It is also interesting to note that in the commandment, the word “mother” is written first followed by “father.” Some people point out that the Torah contains both these versions of this commandment in order to show that one needs to treat his parents equally, that neither mother or father should come first in our honor or reverence for them.[9] Often, children give their mothers greater honor than their fathers and, likewise, they fear their fathers more than their mothers. Mothers are the nurturers who give of themselves often without regard to their personal needs or wants. Fathers are usually the disciplinarians in the family; they command a higher-level respect or more aptly, fear. How often do mothers say to their unruly children, "wait till your father gets home?" The Torah therefore juxtaposes their roles - honor your father and fear your mother.[10]

          Fascinatingly, this is one of the few commandments that offers a reward; if one honors his parents, he will have longevity: "Honor your father and your mother, so that you may live long in the land the LORD your God is giving you.”  So many eschew fat, sugar, and exercise for this gift, and yet here is a clear guide that suggests that one would be better off in monitoring his filial relationships rather than diet to live long. Why does one suppose this will bring him long life?  Understandably, no commandment comes naturally. As parents age, they require more time and care, and conceivably, that requires more patience and one may resent it. To understand that one will experience the same thing when he grows old may cause him to be more sympathetic and caring. It will also set an example to his own children to help him in his old age.

What About Undeserving Parents?

           It may be valid to ask, "What about the girl who gave birth to her baby at the high school prom and dumped him in the garbage? Does he have to honor his mother?" How can children be expected to perform the mitzvah in cases where a parent has not fulfilled their role properly; e.g. a parent abandoned a family, a mentally ill parent, or a parent who is abusive to their family? Can a child really be expected to observe the mitzvah under such circumstances? 

           The law is unconditional. The rabbis called it the most stringent. It doesn't apply only to deserving parents, because it is less about one’s parents than about him. When one honors his parents, it is not only about his relationship to them but how he sees himself. One honors his essence when he honors those who have given him uniqueness.[11] Abraham Joshua Heschel (famous Jewish Rabbi) writes, "In spite of the negative qualities they may discover in their fathers, children should remember the most important thing is to ponder the mystery of their own existence. If I do not have reverence for the mystery of my existence, regardless of the special faults of my parents, I'm simply not human."[12]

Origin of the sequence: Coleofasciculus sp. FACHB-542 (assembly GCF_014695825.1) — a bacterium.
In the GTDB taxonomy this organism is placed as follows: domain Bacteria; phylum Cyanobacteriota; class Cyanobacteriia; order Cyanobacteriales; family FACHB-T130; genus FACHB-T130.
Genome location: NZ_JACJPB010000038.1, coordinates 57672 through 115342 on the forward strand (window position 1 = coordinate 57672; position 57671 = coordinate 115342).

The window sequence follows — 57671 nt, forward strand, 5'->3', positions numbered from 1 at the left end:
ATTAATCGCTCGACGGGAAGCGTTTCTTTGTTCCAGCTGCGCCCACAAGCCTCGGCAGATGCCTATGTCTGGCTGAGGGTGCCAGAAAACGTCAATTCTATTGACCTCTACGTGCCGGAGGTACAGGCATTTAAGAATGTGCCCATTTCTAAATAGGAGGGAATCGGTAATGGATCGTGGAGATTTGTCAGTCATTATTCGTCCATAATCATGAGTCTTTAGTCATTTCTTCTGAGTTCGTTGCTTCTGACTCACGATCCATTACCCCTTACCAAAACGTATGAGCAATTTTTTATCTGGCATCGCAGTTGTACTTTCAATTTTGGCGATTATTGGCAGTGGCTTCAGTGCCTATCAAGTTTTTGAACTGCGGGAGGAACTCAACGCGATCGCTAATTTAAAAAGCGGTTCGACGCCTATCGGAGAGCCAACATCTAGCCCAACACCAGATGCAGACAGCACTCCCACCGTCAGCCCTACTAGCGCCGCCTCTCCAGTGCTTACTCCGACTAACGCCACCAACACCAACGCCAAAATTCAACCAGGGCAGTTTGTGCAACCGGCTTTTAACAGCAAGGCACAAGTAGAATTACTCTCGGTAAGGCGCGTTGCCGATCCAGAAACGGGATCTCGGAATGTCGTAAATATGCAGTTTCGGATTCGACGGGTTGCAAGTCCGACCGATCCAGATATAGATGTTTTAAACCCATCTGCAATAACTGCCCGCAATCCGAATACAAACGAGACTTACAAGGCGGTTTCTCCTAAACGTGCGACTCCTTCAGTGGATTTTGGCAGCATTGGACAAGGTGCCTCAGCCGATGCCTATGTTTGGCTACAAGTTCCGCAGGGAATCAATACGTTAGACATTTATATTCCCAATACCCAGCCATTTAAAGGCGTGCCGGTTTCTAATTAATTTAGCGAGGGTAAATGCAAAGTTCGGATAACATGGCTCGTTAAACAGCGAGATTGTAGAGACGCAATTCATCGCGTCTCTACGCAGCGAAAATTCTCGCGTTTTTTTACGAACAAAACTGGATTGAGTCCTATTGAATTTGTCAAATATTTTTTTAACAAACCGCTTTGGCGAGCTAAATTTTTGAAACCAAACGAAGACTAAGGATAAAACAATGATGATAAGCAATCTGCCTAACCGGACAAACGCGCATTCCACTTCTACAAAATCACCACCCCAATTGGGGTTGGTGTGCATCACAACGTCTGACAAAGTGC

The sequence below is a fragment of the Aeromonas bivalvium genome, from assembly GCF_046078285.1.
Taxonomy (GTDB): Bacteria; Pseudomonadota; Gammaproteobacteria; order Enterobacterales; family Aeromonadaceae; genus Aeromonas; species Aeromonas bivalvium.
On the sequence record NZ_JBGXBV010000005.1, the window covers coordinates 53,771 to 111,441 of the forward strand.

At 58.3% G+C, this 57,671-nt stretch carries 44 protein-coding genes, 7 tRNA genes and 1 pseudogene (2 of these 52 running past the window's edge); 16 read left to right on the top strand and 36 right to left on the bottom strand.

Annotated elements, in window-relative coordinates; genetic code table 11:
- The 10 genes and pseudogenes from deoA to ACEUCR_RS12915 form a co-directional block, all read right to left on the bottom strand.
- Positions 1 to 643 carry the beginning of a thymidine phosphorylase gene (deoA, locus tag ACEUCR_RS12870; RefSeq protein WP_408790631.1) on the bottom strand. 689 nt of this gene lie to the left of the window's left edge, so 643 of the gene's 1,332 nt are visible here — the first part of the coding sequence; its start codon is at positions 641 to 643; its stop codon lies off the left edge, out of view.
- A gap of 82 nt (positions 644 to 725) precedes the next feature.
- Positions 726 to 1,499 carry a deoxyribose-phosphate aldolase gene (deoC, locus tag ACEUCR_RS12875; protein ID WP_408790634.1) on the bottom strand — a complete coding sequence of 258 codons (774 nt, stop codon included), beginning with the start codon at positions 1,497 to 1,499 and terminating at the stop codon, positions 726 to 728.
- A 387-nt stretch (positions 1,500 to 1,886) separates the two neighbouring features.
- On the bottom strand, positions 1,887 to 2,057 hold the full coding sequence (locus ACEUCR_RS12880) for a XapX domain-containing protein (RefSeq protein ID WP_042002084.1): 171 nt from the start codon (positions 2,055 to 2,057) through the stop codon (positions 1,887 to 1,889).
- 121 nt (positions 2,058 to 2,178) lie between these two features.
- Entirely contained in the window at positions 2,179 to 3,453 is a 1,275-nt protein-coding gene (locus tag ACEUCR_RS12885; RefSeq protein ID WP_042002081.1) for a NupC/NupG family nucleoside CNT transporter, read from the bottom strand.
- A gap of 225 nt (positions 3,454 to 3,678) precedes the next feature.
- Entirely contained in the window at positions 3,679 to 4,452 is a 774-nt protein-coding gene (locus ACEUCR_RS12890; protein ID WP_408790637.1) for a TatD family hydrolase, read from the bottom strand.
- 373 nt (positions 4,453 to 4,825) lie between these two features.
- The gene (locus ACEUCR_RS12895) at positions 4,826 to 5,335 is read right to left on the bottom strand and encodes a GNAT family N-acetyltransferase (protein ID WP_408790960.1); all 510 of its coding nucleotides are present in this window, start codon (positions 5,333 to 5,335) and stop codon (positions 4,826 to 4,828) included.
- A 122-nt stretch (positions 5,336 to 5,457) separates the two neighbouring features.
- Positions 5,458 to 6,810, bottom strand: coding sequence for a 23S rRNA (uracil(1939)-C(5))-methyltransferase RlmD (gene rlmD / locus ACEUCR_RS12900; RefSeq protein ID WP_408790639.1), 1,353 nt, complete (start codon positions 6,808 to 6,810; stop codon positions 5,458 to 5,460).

The Talmud teaches the extremely far-reaching extent of the law: Even if one is holding a bag of coins and the parents come and tosses them into the sea, one is still not permitted to be angry with them; one must still must give them honor.[13]  In addition, the Talmud tells the story of an idol-worshipping Gentile named Dama son of Nesinah.  This man was once sitting, dressed in a fancy, golden cloak amongst all the distinguished nobleman of Rome. Along came his mother and she ripped his garment off him, hit him on the head, and spat in his face.  While doing this, her slipper fell off. Dama then immediately handed her the slipper so that she would not suffer any distress.[14]  By today's standards one would consider Dama's mother either mentally ill or else emotionally abusive. And still the Talmud suggests that there is an obligation to honor such a parent.  Why does the Torah give a commandment that is seemingly impossible to keep? Can one realistically hope to achieve the level of even an idolater like Dama son of Nesinah?  The answer to these questions lies in a conceptual understanding of this mitzvah.  In many places the Talmud literally compares the honor one must give to the parents to the honor one must give to God.[15]

          The commandment is also a challenge because it encompasses a relationship that has ranged from complete dependence to rebellion, and then alienation in its search for a balance of power. When once a child loved his parents more than anyone else in the world, now when he is grown up he separates from them. However, when one no longer needs his parents is when he needs to remember the commandment.[16] The rabbis understood a great psychological truth in the language of the commandment. Rambam teaches that it is possible to honor and revere and obey those whom one does not love or respect.[17] Gur Aryeh ha-Levi, a seventeenth-century sage understood the commandment to apply primarily to a parent's last years, typically the most demanding and least rewarding.[18]  Society dismisses the elderly who are no longer of use and are a drain of resources.